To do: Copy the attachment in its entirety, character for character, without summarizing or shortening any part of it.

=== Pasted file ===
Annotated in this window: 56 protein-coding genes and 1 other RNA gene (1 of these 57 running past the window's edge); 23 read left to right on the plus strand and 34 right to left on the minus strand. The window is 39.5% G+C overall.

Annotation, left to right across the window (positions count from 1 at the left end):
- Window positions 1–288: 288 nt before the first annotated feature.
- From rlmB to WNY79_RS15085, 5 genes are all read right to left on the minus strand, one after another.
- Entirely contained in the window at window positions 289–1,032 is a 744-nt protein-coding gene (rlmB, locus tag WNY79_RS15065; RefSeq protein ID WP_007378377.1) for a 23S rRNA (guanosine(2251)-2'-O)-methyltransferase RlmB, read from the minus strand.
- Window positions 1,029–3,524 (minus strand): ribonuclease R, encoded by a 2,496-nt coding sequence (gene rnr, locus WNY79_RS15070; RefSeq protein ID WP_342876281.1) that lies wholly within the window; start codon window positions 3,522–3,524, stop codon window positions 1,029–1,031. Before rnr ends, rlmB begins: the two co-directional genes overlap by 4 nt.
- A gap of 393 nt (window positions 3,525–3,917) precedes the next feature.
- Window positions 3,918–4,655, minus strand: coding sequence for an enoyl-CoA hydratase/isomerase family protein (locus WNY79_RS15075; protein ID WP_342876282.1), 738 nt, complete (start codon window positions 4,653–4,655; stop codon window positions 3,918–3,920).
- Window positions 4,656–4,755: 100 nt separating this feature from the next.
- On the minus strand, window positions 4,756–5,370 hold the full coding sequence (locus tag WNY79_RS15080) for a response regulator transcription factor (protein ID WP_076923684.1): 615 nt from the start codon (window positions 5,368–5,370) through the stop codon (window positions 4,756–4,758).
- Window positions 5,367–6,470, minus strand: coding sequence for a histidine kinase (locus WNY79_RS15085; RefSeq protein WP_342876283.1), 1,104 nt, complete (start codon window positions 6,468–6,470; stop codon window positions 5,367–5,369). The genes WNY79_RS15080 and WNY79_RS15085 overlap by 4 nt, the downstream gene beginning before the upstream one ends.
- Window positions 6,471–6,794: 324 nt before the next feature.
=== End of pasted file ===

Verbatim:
Annotated in this window: 56 protein-coding genes and 1 other RNA gene (1 of these 57 running past the window's edge); 23 read left to right on the plus strand and 34 right to left on the minus strand. The window is 39.5% G+C overall.

Annotation, left to right across the window (positions count from 1 at the left end):
- Window positions 1–288: 288 nt before the first annotated feature.
- From rlmB to WNY79_RS15085, 5 genes are all read right to left on the minus strand, one after another.
- Entirely contained in the window at window positions 289–1,032 is a 744-nt protein-coding gene (rlmB, locus tag WNY79_RS15065; RefSeq protein ID WP_007378377.1) for a 23S rRNA (guanosine(2251)-2'-O)-methyltransferase RlmB, read from the minus strand.
- Window positions 1,029–3,524 (minus strand): ribonuclease R, encoded by a 2,496-nt coding sequence (gene rnr, locus WNY79_RS15070; RefSeq protein ID WP_342876281.1) that lies wholly within the window; start codon window positions 3,522–3,524, stop codon window positions 1,029–1,031. Before rnr ends, rlmB begins: the two co-directional genes overlap by 4 nt.
- A gap of 393 nt (window positions 3,525–3,917) precedes the next feature.
- Window positions 3,918–4,655, minus strand: coding sequence for an enoyl-CoA hydratase/isomerase family protein (locus WNY79_RS15075; protein ID WP_342876282.1), 738 nt, complete (start codon window positions 4,653–4,655; stop codon window positions 3,918–3,920).
- Window positions 4,656–4,755: 100 nt separating this feature from the next.
- On the minus strand, window positions 4,756–5,370 hold the full coding sequence (locus tag WNY79_RS15080) for a response regulator transcription factor (protein ID WP_076923684.1): 615 nt from the start codon (window positions 5,368–5,370) through the stop codon (window positions 4,756–4,758).
- Window positions 5,367–6,470, minus strand: coding sequence for a histidine kinase (locus WNY79_RS15085; RefSeq protein WP_342876283.1), 1,104 nt, complete (start codon window positions 6,468–6,470; stop codon window positions 5,367–5,369). The genes WNY79_RS15080 and WNY79_RS15085 overlap by 4 nt, the downstream gene beginning before the upstream one ends.
- Window positions 6,471–6,794: 324 nt before the next feature.